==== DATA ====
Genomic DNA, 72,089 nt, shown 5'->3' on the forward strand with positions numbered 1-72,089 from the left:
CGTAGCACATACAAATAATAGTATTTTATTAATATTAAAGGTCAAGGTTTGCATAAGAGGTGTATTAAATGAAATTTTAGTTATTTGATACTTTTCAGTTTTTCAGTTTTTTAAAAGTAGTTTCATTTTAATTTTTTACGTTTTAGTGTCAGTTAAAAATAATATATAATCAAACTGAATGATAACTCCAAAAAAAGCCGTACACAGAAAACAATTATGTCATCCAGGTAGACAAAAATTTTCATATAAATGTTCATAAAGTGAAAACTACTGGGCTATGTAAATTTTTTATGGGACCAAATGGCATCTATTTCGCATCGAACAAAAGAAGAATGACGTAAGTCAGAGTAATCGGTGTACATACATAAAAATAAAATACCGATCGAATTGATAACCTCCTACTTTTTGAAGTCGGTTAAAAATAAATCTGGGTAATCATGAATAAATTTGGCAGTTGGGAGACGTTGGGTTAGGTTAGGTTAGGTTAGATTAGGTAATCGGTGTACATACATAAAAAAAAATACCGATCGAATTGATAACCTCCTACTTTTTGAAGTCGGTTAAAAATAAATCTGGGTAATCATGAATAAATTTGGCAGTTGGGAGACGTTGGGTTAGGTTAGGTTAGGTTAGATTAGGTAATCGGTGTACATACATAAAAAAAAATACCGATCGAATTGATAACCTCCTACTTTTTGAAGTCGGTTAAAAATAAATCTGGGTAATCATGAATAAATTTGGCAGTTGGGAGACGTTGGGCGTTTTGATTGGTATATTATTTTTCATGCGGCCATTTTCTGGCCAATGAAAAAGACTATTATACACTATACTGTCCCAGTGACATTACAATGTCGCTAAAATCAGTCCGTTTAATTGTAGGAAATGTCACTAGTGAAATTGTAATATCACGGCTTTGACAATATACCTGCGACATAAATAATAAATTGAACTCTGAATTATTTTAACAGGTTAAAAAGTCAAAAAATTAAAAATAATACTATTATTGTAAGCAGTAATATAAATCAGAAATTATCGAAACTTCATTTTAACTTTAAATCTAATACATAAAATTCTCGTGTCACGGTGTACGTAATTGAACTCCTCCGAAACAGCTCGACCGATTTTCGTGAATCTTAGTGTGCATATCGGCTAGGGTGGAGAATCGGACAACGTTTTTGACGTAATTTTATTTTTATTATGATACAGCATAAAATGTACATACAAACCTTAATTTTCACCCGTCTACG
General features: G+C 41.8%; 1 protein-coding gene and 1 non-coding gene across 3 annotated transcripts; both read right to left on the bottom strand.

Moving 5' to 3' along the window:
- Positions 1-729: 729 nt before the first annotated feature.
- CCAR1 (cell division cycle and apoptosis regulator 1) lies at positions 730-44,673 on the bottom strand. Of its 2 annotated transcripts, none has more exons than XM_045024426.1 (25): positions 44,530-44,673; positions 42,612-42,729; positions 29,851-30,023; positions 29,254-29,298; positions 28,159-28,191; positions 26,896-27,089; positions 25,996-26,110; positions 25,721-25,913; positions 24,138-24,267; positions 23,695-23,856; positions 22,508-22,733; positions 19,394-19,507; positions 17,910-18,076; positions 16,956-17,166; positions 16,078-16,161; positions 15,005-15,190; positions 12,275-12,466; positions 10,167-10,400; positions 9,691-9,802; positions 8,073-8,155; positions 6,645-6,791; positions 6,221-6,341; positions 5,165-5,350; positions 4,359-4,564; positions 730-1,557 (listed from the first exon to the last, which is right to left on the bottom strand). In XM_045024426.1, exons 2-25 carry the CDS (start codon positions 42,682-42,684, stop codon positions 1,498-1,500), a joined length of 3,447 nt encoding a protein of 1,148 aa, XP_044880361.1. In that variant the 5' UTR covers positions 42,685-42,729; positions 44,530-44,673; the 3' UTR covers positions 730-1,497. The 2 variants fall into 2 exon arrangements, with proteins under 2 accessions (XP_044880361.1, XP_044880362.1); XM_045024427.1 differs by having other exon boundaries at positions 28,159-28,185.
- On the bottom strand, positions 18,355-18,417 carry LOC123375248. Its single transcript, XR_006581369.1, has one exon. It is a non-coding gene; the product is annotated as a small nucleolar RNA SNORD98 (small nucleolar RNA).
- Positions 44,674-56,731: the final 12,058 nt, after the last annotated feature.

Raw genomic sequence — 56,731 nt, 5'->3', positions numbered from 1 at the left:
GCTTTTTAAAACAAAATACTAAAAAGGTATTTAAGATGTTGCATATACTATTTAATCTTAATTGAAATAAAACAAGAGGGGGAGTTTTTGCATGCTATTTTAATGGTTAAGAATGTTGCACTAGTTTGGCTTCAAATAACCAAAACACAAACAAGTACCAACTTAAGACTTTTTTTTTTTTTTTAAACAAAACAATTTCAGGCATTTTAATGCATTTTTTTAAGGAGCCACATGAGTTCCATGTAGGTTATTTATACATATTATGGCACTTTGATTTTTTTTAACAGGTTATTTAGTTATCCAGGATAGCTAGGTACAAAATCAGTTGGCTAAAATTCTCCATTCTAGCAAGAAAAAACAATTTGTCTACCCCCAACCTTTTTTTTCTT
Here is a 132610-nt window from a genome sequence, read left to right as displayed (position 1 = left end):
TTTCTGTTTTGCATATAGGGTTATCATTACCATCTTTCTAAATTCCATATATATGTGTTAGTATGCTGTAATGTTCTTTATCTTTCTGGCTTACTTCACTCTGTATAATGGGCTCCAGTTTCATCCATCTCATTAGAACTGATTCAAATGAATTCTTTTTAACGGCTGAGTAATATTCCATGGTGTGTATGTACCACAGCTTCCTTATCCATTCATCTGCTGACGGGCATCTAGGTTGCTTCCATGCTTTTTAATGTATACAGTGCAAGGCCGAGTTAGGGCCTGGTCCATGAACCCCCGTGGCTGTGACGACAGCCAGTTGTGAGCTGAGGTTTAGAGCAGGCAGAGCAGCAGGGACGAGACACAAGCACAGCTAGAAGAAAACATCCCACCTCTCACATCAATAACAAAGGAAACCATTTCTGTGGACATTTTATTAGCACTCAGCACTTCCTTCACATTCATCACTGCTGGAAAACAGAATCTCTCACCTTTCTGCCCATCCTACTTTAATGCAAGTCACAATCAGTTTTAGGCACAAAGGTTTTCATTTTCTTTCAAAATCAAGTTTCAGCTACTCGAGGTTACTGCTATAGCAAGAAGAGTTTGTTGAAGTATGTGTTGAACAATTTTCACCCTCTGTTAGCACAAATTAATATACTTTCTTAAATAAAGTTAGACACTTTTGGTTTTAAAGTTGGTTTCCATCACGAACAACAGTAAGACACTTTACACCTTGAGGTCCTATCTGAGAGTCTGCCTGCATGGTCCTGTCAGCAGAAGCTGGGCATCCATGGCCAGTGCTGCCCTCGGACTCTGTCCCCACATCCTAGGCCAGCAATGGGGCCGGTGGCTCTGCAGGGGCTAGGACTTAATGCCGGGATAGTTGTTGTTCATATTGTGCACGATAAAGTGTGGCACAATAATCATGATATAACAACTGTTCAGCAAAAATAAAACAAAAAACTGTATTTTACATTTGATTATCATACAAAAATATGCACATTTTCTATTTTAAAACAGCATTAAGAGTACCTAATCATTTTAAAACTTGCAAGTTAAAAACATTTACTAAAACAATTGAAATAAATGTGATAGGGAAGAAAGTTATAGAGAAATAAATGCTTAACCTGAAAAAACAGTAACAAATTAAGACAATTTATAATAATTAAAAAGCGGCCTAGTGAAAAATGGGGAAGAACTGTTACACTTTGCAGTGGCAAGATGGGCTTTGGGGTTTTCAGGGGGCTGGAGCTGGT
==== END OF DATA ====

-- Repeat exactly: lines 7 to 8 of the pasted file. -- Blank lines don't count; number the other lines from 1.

- On the bottom strand, positions 18,355-18,417 carry LOC123375248. Its single transcript, XR_006581369.1, has one exon. It is a non-coding gene; the product is annotated as a small nucleolar RNA SNORD98 (small nucleolar RNA).
- Positions 44,674-56,731: the final 12,058 nt, after the last annotated feature.